Trump Admin Begins Official Withdrawal From Paris Agreement
President Trump confirmed Wednesday that his administration will start its official pullout from the 2015 Paris agreement, a long expected move that sacrifices the country's ability to be a leader in the fight against the global climate crisis.
Trump's withdrawal, which can officially begin on Nov. 4, is part of his "America First" policy, he argued at a natural gas conference in Pittsburgh, as Reuters reported.
"The Paris accord would have been shutting down American producers with excessive regulatory restrictions like you would not believe, while allowing foreign producers to pollute with impunity," said Trump, who was flanked on stage by workers in hard hats, as Reuters reported.
"What we won't do is punish the American people while enriching foreign polluters," he claimed, adding: "I'm proud to say it, it's called America First."
By the rule of law, the U.S. can submit to the UN a written intention to leave on Nov. 4. It can then officially leave, one year later, which will be one day after the 2020 election.
If the U.S. does withdraw, it will leave the U.S. and Syria as the world's only two countries not in the Paris agreement — the world's biggest economy and a war-torn nation. The Paris agreement is essentially a voluntary commitment from countries around the world to cut emissions. The Obama administration agreed to cut emissions 28 percent below 2005 levels by 2025, but the state department under Trump has not turned over any documents showing progress toward that goal, as The New York Times reported.
"I withdrew the United States from the terrible, one-sided Paris Climate accord. It was a total disaster," claimed Trump in his speech yesterday, as The Hill reported. "I was elected to represent the citizens of Pittsburgh, not Paris."
How a commitment from nearly 200 countries around the world is one-sided was not explained. However, environmentalists, policy makers and scientists quickly criticized the move, noting that leaving damages the ability of the U.S. to lead in the lucrative transition to cleaner energy, as Reuters reported.
"This is really a betrayal of the next generation," said Malik Russell, a spokesman for The Climate Mobilization, a youth-led environmental advocacy group, who added that the decision was insanity, as the The New York Times reported.
"President Trump's anti-science stance that climate change is not a serious threat demanding meaningful action puts the profits of fossil fuel polluters above the health and well-being of current and future generations," said Alden Meyer, director of strategy and policy at the Union of Concerned Scientists and a leading expert on the United Nation's international climate negotiations process, in a statement. "It also impedes the ability of American companies and workers to compete with other countries like China and Germany in the rapidly expanding market for climate-friendly technologies."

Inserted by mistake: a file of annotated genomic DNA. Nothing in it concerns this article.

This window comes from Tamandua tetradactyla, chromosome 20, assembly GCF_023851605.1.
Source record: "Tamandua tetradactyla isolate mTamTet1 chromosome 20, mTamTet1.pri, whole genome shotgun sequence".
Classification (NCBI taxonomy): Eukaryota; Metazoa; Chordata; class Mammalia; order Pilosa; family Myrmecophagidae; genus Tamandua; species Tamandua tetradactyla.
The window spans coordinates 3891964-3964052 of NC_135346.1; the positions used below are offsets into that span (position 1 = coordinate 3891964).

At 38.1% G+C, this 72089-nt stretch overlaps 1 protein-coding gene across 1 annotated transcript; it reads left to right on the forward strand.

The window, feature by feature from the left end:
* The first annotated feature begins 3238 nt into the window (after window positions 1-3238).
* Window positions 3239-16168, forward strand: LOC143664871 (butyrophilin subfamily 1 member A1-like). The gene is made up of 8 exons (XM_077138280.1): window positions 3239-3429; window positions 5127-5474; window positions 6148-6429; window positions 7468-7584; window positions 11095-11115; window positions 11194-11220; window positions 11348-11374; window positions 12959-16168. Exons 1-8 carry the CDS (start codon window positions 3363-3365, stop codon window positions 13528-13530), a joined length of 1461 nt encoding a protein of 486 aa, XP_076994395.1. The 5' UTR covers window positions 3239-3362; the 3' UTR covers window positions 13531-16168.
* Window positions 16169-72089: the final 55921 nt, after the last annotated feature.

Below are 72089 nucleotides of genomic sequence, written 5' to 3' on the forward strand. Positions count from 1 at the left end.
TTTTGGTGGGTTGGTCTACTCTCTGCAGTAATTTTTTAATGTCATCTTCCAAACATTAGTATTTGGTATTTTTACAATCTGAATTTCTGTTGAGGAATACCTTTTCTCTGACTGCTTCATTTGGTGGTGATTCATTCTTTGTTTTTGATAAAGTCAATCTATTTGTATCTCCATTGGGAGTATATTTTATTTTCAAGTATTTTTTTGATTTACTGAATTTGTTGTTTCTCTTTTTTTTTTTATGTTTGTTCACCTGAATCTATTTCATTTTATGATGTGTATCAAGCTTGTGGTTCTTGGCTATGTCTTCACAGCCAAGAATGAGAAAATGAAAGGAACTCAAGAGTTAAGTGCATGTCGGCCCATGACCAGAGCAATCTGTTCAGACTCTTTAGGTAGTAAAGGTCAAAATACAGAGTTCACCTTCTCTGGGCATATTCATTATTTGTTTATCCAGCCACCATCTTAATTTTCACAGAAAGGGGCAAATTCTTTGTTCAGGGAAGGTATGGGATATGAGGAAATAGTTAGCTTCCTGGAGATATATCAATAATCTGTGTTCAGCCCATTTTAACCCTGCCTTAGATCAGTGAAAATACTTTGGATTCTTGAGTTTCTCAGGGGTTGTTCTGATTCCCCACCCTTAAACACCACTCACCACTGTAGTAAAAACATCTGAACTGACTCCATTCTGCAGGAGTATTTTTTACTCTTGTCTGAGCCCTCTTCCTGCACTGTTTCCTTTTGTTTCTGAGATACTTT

"Fortunately, no other country is following President Trump out the door on Paris," he added.
The original agreement to cooperate to curtail a mounting crisis was rejected by Nicaragua, a poor central-American nation, because the agreement did not go far enough to slash emissions. Nicaragua subsequently joined in 2017, saying it was the only available instrument that has a unity of intentions to face the climate crisis and natural disasters, as Reuters reported.
"It will take some time to recover from this train wreck of U.S. diplomacy," said Andrew Light, a former State Department official during the Obama administration and currently a senior fellow at the World Resources Institute, as Reuters reported.
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Wisdom the mōlī, or Laysan albatross, is the oldest wild bird known to science at the age of at least 70. She is also, as of February 1, a new mother.
<div id="dadb2" class="rm-shortcode" data-rm-shortcode-id="aa2ad8cb566c9b4b6d2df2693669f6f9"><blockquote class="twitter-tweet twitter-custom-tweet" data-twitter-tweet-id="1357796504740761602" data-partner="rebelmouse"><div style="margin:1em 0">🚨Cute baby alert! Wisdom's chick has hatched!!! 🐣😍 Wisdom, a mōlī (Laysan albatross) and world’s oldest known, ban… https://t.co/Nco050ztBA</div> — USFWS Pacific Region (@USFWS Pacific Region)<a href="https://twitter.com/USFWSPacific/statuses/1357796504740761602">1612558888.0</a></blockquote></div>
By Hui Hu
Winter is supposed to be the best season for wind power – the winds are stronger, and since air density increases as the temperature drops, more force is pushing on the blades. But winter also comes with a problem: freezing weather.
Comparing rime ice and glaze ice shows how each changes the texture of the blade. Gao, Liu and Hu, 2021, CC BY-ND
Ice buildup changes air flow around the turbine blade, which can slow it down. The top photos show ice forming after 10 minutes at different temperatures in the Wind Research Tunnel. The lower measurements show airflow separation as ice accumulates. Icing Research Tunnel of Iowa State University, CC BY-ND
While traditional investment in the ocean technology sector has been tentative, growth in Israeli maritime innovations has been exponential in the last few years, and environmental concern has come to the forefront.